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Juries, Jurors and Scores of "1" - an option to consider

The jury system is bad - fundamentally flawed.  Each year it is the primary influence on our show year and our careers. Here it is again subject of a blog post.

Posts here and elsewhere bring up the same points.  Our fates are determined by jurors. Bad scenario. Art experts?  I think not.  They may have art backgrounds, they may work in musueums, the may be gallery owners.  They may teach "art".  So what?  Does their background make them qualified to choose?  Are they really "art experts"?  What defines art?  What relevance to defining art (undefinable IMO) have to what people wish to buy?  Does the alleged "art expert" background really serve the purpose of setting a palette of artwork the public wishes to purchase?  To compare: are movie critics correct? Do you care more about what a critic says, or the public says?  Same with books, do you only read a book that a critic gives their blessing to?  Do you only eat at restaurants given two thumbs up by a food critic?  And in the case brought before us here in the blog posts on the Krasl jurors, how can they be "art experts" and one give you a 7, one give you a 1?  Or one a "6" and one a "2"? How does that make any sense whatsoever?  It simply does not. 

And .... in this screwed up system, the voice of the public isn't listened to. You could be the top seller in your medium at a show and short of it being a commission-based show, no one knows that.  No one cares except you and your buyers but that does't mean squat, because the show doesn't care nor do the jurors.  Next year your fate will be determined by what?  Jurors, their biases and the process rather than the art-buying public that came and purchased art.  The "different set of eyes" line is meaningless for the most part ... the concept is flawed. The Krasl Scenario can and likely will happen again next year, and the year after.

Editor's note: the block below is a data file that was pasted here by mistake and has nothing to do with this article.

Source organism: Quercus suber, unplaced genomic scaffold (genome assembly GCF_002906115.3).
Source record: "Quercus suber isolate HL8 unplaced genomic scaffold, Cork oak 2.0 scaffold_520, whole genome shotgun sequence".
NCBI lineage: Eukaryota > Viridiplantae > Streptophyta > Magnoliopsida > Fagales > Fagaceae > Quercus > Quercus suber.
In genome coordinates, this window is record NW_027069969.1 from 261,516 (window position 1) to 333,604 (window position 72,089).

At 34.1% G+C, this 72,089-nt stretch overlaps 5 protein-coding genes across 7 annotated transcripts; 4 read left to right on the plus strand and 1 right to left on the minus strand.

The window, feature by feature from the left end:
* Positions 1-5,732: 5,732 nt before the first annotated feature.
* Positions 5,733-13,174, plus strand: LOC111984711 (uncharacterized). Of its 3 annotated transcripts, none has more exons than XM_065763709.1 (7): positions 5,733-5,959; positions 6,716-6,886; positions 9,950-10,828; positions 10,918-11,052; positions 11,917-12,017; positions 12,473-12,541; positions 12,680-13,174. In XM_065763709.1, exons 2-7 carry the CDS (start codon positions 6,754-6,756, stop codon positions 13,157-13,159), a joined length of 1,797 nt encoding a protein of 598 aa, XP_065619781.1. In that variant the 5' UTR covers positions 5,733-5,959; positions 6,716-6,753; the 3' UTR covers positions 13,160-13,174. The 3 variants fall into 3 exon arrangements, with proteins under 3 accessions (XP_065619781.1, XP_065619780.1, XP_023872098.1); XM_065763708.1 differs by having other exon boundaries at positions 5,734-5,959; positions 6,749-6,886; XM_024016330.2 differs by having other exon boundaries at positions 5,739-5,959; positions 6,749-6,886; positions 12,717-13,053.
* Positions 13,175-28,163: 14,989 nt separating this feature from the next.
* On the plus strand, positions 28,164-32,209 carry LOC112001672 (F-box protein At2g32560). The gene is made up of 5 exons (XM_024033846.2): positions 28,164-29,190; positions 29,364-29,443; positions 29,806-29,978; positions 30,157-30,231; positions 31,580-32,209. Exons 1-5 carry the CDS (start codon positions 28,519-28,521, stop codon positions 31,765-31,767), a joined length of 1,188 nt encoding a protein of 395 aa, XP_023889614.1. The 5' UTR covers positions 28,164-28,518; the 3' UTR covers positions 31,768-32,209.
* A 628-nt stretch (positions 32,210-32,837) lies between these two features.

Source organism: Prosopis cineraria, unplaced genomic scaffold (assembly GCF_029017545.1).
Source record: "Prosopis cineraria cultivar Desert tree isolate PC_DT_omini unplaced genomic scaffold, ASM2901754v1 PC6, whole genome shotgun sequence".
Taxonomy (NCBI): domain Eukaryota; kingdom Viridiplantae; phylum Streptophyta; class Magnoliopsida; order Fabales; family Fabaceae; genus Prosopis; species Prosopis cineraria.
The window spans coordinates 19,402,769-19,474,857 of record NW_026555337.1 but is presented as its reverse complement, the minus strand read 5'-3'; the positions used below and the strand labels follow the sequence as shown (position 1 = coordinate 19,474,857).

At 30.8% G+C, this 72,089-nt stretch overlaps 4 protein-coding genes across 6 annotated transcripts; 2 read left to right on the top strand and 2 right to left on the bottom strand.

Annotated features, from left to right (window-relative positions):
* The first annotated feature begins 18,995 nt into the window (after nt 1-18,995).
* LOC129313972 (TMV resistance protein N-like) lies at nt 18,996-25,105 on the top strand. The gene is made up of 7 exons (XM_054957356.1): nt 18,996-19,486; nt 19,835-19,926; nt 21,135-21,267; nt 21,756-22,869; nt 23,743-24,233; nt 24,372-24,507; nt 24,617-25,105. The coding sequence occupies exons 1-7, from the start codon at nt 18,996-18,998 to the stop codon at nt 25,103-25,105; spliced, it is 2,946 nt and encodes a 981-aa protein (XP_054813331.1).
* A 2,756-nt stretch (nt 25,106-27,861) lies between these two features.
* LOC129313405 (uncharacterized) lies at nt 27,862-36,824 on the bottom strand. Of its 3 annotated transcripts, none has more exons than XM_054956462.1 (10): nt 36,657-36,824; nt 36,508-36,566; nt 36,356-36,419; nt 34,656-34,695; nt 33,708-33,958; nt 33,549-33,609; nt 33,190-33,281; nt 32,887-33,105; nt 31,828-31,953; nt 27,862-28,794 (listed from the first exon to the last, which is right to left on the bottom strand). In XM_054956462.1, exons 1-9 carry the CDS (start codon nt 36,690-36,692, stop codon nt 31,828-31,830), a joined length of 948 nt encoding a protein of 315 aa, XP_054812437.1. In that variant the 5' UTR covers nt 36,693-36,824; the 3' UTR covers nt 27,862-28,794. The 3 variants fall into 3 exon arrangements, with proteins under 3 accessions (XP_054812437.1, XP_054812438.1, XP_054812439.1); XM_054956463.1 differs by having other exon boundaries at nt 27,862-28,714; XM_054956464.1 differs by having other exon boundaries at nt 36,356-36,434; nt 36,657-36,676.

So here's a suggestion.  Simplify.  Make the process "Juror Free" (ah, what a concept!  To be used in show advertising!), less biased, less expensive. Heck, maybe jury fees will go down accordingly (yes, and the earth will stop spinning on its axis and war will end ...... right).

Have the show management go through and elimate from each medium those submissions that do not meet the show rules as written in the prospectus.  Remove work that is buy-sell, work that is not creative, copies that of others, displays that are poor and not up to your standards - whatever your rules dictate. But no rating of the artwork.


Then everyone that passes that threshold and is deemed "eligible" is put into a lottery.  Their names in essence put into a "hat" and names drawn until the show spots are filled.  A few more to create a wait-list.  No judging, no rating.  Why would that be bad? Think how that might open doors for artists to be in shows that have never been in?  For the public to see work they have never seen BECAUSE OF jurors, juror biases and the jury process?  No need to "cheat" the system with Photoshop, no need to try and figure out what jurors will look at, mixing black-and-white with color, different subject matter, different color palettes, horizontals and vertical, the concept of "consistent body of work" versus "breadth of the work".  All gone.  You submit what you perceeive to be your best work representing you. Resulting in the scenario that the public that comes may have an opportunity to see and purchase your work that previously jurors and juror biases kept out.  Randomness let you in.